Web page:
It won't be as straightforward to set up as a setup with a crossover though.

Thanks. I can do this much easier just by running the tops daisy chained through one channel and EQ'd high, then running the subs daisy chained through another channel EQ'd low, which is how I'm currently running it, but I was advised on another thread that this wasn't the best way to do it and I should be using a crossover. But it sounds great to my ear, and given the cost I would have to shell out on new gear, just to run the subs I think the best option is probably just to stick with it for now. 

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5 minutes ago, paul_c2 said:

I can't see a way of combining wildly different styles (ie sub and full-range) speaker on the same channel without one interfering with the sound quality of the other. Sure, you could do the wiring to get the impedance the same, but I think there will be a sound quality weirdness.

Do the two channels have their own EQ? If not, then I think its always going to be a weird compromise there too.

Yes. The two channels are totally separate and EQ'd accordingly for highs or lows, and only speakers of the same type (subs or tops) are on each channel. 😉

Edited by Newfoundfreedom

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You have 2 two tops, each 8 Ohm, and 2 subs, each also 8 Ohm?

My understanding is that if you plug one 8 Ohm sub and one 8 Ohm top into one of these Skytec passive crossovers you end up with an overall load for that system of approx. 8 Ohms. Which you can plug into one channel of your Behringer, you'll get about 165W RMS according to the spec less a bit in the crossover.

http://www.caraudiohelp.com/newsletter/speaker_impedance.html

 

 

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The challenge will be running 3x or more subs on one channel then. It might work, but you are running into the problem of "everything is a tone control" and also the mismatch of the amp's power output with the speakers power handling. In other words, because there is no more power output, there is no improvement in simply moving a greater quantity of cones.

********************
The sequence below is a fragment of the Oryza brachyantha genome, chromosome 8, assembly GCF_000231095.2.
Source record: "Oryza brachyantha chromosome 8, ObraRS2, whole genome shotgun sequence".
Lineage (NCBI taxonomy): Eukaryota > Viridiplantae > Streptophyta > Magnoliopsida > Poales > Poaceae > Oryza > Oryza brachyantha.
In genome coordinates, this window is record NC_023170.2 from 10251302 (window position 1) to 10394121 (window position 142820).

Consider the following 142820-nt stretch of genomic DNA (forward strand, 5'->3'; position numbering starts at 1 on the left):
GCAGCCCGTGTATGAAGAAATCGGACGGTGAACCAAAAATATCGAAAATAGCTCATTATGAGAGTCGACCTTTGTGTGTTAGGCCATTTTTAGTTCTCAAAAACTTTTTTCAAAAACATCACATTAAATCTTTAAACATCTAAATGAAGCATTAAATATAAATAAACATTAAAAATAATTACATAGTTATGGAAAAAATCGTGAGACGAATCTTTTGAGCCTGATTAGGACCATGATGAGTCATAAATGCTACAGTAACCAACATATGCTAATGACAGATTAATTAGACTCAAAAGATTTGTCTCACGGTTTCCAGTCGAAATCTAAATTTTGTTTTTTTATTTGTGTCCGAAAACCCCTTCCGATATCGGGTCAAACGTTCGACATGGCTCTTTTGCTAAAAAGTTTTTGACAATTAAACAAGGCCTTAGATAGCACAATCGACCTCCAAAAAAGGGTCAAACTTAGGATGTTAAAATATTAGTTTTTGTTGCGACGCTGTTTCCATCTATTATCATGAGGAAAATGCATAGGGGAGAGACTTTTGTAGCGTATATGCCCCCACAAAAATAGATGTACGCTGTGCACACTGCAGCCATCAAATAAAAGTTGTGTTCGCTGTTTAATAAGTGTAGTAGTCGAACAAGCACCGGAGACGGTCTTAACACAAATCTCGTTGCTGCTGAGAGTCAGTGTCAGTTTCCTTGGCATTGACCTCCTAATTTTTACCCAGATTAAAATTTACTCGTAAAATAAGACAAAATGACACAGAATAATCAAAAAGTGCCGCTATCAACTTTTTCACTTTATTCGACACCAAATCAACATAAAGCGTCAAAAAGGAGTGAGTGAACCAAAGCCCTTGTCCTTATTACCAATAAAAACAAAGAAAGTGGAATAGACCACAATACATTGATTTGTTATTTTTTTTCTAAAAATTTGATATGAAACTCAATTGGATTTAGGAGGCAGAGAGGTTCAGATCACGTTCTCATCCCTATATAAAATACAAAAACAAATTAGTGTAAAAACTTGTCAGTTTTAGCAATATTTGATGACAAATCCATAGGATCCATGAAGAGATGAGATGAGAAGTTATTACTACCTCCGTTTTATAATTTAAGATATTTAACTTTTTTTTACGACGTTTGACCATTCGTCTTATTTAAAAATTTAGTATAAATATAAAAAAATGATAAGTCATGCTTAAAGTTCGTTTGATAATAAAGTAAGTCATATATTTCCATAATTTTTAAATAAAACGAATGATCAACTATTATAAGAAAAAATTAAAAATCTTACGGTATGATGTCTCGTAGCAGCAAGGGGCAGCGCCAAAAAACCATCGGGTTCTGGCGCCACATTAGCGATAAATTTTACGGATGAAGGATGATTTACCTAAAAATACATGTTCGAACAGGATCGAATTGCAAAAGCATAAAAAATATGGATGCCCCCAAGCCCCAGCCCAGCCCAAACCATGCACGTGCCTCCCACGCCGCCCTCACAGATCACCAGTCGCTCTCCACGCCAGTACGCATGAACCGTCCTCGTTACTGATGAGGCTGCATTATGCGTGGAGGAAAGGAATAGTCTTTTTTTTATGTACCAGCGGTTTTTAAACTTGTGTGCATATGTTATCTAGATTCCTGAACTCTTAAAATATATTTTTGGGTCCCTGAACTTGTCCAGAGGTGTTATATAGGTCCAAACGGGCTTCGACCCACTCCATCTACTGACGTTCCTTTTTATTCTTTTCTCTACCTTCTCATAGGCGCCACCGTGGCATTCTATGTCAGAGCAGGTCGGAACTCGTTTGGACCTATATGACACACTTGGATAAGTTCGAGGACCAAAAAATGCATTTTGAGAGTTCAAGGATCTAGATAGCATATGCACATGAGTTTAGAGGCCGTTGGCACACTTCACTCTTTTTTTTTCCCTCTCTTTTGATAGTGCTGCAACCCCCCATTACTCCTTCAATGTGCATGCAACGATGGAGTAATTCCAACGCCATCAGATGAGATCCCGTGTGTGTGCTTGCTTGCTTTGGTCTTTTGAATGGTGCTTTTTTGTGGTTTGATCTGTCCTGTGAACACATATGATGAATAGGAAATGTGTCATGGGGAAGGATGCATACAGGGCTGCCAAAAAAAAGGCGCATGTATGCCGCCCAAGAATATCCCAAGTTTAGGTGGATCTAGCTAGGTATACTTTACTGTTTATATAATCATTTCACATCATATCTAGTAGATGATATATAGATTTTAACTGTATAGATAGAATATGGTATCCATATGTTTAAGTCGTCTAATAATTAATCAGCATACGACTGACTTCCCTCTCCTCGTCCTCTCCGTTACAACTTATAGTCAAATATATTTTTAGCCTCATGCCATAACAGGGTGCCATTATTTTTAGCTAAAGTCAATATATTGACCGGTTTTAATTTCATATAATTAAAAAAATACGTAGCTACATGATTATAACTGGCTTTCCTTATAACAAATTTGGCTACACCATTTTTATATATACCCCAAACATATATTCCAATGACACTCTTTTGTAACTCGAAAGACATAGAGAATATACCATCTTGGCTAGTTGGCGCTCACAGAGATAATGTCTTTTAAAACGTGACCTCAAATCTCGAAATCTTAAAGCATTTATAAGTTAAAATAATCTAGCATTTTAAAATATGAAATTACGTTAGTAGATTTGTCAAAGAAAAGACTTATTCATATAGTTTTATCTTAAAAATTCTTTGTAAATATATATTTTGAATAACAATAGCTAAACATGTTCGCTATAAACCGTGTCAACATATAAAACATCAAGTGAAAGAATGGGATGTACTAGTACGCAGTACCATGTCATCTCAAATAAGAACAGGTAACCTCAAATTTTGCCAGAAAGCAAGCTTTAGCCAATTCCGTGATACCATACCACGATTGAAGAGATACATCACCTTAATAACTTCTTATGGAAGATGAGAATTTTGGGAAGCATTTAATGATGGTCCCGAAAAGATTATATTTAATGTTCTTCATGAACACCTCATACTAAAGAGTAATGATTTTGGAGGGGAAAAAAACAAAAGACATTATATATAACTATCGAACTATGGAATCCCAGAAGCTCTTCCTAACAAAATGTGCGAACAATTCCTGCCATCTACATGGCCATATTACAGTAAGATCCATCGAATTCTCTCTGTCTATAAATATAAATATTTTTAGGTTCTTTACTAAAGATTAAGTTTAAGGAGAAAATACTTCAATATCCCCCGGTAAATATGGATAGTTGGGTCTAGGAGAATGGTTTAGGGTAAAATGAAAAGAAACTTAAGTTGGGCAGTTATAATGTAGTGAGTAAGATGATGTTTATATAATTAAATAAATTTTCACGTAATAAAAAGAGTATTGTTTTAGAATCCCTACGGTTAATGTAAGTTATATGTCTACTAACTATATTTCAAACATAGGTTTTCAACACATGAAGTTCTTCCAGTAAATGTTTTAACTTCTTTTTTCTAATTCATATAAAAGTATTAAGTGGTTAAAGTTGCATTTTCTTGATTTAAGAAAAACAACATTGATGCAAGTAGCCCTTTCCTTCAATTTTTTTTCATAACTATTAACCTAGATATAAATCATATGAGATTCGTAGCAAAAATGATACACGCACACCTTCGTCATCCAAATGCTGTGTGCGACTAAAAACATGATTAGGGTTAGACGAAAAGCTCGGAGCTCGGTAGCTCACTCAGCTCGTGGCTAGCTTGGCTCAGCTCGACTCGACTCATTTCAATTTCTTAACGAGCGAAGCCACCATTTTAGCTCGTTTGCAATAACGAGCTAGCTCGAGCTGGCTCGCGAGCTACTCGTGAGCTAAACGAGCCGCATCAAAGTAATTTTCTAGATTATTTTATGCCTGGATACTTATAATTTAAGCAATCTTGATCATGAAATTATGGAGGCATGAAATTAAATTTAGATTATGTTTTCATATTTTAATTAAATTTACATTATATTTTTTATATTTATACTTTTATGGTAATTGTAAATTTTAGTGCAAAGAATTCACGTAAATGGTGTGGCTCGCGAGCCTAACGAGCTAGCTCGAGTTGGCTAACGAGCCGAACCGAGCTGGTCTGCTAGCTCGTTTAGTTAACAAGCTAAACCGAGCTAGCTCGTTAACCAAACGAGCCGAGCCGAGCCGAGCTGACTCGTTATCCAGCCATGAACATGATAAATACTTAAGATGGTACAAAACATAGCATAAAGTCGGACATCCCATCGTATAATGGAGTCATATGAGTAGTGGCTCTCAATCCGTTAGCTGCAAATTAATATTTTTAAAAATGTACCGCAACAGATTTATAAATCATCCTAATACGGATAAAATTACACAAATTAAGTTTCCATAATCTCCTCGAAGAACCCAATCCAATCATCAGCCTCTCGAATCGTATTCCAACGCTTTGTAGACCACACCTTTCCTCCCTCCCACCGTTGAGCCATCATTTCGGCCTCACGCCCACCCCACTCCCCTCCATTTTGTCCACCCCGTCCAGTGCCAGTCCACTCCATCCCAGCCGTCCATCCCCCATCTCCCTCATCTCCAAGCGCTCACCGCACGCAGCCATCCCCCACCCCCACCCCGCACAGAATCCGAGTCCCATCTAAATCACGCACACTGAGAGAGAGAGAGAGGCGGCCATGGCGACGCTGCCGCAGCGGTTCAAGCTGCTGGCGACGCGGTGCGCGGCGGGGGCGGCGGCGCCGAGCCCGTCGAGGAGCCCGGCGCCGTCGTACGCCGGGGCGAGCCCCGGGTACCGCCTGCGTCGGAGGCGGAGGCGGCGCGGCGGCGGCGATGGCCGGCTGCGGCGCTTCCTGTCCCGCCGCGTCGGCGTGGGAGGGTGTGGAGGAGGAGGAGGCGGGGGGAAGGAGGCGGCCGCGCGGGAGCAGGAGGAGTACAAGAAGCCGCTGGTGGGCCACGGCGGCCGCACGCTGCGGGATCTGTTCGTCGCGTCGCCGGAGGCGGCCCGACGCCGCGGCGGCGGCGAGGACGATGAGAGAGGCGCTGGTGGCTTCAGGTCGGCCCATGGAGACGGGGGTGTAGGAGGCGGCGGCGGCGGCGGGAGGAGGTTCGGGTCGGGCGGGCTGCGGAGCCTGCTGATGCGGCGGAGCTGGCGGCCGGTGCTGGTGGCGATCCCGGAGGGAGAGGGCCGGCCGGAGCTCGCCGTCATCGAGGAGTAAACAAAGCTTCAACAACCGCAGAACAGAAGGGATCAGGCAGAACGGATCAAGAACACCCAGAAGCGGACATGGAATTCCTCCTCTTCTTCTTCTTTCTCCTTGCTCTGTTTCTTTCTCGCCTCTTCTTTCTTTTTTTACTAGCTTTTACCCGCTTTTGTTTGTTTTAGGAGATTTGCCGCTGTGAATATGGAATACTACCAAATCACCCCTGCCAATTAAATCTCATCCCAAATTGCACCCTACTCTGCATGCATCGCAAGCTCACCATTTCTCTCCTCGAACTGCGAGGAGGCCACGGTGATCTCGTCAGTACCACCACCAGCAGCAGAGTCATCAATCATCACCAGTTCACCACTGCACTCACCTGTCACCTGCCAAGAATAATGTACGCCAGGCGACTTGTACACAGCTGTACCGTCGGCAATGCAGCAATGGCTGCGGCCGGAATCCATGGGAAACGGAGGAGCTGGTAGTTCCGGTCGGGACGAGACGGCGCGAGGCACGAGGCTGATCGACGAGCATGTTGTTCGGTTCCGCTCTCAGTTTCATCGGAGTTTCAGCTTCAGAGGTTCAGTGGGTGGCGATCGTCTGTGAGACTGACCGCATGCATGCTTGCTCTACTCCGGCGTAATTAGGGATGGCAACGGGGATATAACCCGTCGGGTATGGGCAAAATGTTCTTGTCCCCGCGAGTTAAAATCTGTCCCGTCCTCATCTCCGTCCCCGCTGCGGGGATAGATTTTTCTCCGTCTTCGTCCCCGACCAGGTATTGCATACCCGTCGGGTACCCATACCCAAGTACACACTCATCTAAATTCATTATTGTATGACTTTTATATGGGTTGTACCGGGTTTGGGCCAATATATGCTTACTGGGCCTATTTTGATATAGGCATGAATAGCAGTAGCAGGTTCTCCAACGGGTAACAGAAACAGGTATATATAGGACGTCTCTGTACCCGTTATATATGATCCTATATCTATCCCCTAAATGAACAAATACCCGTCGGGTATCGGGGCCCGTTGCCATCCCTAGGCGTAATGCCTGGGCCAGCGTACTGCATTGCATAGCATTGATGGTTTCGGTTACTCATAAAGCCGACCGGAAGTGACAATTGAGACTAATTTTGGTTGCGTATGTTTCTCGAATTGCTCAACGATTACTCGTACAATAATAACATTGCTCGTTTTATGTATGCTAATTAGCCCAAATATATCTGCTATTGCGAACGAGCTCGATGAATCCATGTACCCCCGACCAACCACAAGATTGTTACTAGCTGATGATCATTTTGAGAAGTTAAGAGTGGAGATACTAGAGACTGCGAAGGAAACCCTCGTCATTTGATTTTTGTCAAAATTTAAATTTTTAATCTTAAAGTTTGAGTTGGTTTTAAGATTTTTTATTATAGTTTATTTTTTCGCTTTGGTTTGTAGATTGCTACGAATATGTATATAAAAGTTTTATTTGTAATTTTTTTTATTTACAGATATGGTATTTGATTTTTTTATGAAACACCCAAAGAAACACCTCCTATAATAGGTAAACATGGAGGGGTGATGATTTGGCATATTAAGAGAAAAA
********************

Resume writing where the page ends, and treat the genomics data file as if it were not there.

I guess you're placing the subs each side too, rather than one group in the middle. You will get "power alley" from that.

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Just now, paul_c2 said:

The challenge will be running 3x or more subs on one channel then. It might work, but you are running into the problem of "everything is a tone control" and also the mismatch of the amp's power output with the speakers power handling. In other words, because there is no more power output, there is no improvement in simply moving a greater quantity of cones.

I guess you're placing the subs each side too, rather than one group in the middle. You will get "power alley" from that.

Yeah I'm using the subs as stands for the tops. I will never be running more than 2 subs or two tops so running any more won't be a problem. I know this is the absolute limit of what this little PA can do, but it should do the job for anything we need it for (small pubs etc, if and when we can ever get out gigging again) it was more about filling out the sound and adding a bit more bottom end, which it seems to do perfectly well with the current set-up. I know it's not ideal, but it will suffice on a very tight (none existent) budget for a bunch of weekend warriors. 

Thanks for taking the time to advise. 👍